The new study on meniscus surgery and arthritis looked at patients over time as they had their surgery and then followed them for 2 years. They measured a few bio mechanical parameters with walking, but one interesting one was peak force in the leg as it begins to hits the ground. This force was important because earlier studies had associated an increase in this metric with more arthritis. Sure enough, in the partial menisectomy patients versus the non-operated group, this peak force increased. So the authors concluded that this was a bit of a double whammy for knee surgery patients. Not only is the cushioning effect of the meniscus compromised because there’s less of it, but for some reason the whole leg is taking more force of the type that can lead to arthritis!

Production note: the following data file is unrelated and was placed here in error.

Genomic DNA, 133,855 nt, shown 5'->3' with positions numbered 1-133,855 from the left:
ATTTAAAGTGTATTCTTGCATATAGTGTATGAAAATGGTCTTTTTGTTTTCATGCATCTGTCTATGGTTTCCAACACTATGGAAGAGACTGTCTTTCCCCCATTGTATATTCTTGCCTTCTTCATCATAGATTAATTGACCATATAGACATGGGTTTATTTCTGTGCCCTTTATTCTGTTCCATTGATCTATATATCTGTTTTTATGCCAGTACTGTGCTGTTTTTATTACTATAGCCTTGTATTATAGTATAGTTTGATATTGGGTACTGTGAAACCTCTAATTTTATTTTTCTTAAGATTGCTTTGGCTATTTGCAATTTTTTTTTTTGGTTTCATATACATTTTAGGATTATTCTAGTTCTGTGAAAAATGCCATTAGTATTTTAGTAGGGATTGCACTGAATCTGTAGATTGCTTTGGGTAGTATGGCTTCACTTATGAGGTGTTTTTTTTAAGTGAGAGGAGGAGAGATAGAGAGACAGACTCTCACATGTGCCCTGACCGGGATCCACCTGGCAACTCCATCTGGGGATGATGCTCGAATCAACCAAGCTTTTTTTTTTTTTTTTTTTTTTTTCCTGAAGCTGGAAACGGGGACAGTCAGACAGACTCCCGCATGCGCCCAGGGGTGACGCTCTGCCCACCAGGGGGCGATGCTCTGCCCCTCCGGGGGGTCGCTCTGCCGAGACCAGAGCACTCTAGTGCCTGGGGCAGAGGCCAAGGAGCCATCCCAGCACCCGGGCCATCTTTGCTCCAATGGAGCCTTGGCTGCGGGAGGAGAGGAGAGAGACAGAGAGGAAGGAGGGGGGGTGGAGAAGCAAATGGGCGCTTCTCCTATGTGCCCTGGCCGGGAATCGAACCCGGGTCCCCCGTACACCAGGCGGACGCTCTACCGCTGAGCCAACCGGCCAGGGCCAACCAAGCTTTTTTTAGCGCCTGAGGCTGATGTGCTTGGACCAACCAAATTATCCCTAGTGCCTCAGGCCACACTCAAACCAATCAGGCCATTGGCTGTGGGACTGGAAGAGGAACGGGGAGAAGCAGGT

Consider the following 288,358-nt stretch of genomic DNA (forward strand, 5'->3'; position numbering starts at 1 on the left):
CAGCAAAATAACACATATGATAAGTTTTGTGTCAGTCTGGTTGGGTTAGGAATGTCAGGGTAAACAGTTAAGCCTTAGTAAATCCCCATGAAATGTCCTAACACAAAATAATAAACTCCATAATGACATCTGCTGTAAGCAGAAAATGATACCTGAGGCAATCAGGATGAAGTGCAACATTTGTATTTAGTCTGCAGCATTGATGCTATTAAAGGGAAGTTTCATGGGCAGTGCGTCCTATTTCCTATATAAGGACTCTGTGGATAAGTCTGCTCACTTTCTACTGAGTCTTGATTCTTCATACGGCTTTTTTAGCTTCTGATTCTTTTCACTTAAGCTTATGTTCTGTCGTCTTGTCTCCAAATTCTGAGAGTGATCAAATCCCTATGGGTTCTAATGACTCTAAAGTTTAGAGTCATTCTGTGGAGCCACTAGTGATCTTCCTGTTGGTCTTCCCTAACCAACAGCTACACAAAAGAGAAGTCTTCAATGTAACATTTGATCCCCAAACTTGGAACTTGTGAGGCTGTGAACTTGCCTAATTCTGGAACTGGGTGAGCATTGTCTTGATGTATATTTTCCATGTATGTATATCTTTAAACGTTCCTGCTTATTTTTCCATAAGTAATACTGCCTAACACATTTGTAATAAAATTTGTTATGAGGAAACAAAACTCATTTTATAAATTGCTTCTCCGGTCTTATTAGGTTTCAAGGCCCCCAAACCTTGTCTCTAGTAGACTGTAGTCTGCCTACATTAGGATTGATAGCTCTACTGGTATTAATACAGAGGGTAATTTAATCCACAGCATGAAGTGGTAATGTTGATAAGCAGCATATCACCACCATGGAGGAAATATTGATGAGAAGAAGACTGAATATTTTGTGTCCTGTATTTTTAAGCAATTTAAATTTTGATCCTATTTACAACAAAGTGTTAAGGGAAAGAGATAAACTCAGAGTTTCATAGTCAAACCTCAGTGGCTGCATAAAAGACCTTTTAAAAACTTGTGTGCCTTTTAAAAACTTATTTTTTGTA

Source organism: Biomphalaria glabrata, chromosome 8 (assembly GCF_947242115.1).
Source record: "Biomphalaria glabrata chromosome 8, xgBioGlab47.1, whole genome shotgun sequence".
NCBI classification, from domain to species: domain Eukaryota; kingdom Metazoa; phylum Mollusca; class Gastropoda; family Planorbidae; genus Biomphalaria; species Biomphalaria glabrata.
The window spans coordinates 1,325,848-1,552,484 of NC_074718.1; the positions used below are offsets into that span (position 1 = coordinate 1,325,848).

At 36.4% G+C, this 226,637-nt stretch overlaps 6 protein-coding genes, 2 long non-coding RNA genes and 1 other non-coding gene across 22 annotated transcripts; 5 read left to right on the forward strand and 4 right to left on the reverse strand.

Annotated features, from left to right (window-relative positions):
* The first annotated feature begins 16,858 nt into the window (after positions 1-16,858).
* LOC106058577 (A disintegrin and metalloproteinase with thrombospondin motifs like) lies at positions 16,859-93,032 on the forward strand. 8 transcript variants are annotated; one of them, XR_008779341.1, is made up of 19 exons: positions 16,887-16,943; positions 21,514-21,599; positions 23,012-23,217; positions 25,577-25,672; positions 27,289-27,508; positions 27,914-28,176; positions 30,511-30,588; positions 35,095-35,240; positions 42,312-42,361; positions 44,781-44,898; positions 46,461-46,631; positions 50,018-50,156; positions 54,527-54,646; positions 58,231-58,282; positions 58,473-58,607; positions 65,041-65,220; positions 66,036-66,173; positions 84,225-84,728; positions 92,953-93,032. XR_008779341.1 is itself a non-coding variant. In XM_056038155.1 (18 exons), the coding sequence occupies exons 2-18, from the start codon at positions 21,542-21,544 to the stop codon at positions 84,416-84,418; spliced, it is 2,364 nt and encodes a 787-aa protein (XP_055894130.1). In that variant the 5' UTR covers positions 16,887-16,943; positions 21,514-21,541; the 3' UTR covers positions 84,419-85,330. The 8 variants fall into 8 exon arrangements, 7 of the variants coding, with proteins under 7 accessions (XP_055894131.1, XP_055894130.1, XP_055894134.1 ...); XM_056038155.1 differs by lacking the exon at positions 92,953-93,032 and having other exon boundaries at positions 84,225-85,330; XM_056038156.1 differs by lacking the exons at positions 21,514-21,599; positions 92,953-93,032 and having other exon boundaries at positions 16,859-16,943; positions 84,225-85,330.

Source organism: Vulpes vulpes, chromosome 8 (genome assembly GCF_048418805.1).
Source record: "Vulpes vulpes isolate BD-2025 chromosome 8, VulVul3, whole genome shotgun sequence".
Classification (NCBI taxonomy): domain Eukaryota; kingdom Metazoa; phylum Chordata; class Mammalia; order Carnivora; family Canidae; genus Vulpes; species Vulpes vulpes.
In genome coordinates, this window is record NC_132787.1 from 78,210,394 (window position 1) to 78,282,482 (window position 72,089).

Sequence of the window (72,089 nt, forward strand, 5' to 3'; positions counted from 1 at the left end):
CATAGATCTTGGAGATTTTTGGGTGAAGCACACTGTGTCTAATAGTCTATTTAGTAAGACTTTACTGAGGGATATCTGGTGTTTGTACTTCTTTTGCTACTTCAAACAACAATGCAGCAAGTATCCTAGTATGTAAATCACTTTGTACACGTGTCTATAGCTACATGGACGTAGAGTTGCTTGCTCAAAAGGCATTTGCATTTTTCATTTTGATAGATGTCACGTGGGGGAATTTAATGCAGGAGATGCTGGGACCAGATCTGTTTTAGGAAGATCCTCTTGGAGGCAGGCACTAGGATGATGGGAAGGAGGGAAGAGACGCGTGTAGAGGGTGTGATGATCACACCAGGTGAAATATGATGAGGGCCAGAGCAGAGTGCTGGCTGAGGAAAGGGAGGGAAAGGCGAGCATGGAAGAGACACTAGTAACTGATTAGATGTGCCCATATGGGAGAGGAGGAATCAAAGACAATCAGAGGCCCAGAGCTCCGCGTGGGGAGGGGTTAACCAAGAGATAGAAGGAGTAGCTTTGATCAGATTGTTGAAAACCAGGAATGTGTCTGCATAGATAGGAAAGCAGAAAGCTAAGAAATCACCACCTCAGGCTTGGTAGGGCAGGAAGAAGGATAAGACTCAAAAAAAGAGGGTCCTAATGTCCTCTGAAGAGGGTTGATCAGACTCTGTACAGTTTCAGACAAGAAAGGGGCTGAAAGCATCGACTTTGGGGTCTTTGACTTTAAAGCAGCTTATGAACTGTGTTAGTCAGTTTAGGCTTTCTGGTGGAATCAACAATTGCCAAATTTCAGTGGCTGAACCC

The upshot? There are no spare parts in the body that can be removed. Knee meniscus surgery has no evidence that it’s effective and there’s evidence that it harms knees by leading to more arthritis. This last bit of evidence continues to mount. So why are we still doing these surgeries again?

Check out the link for the full article on Regenexx.Com: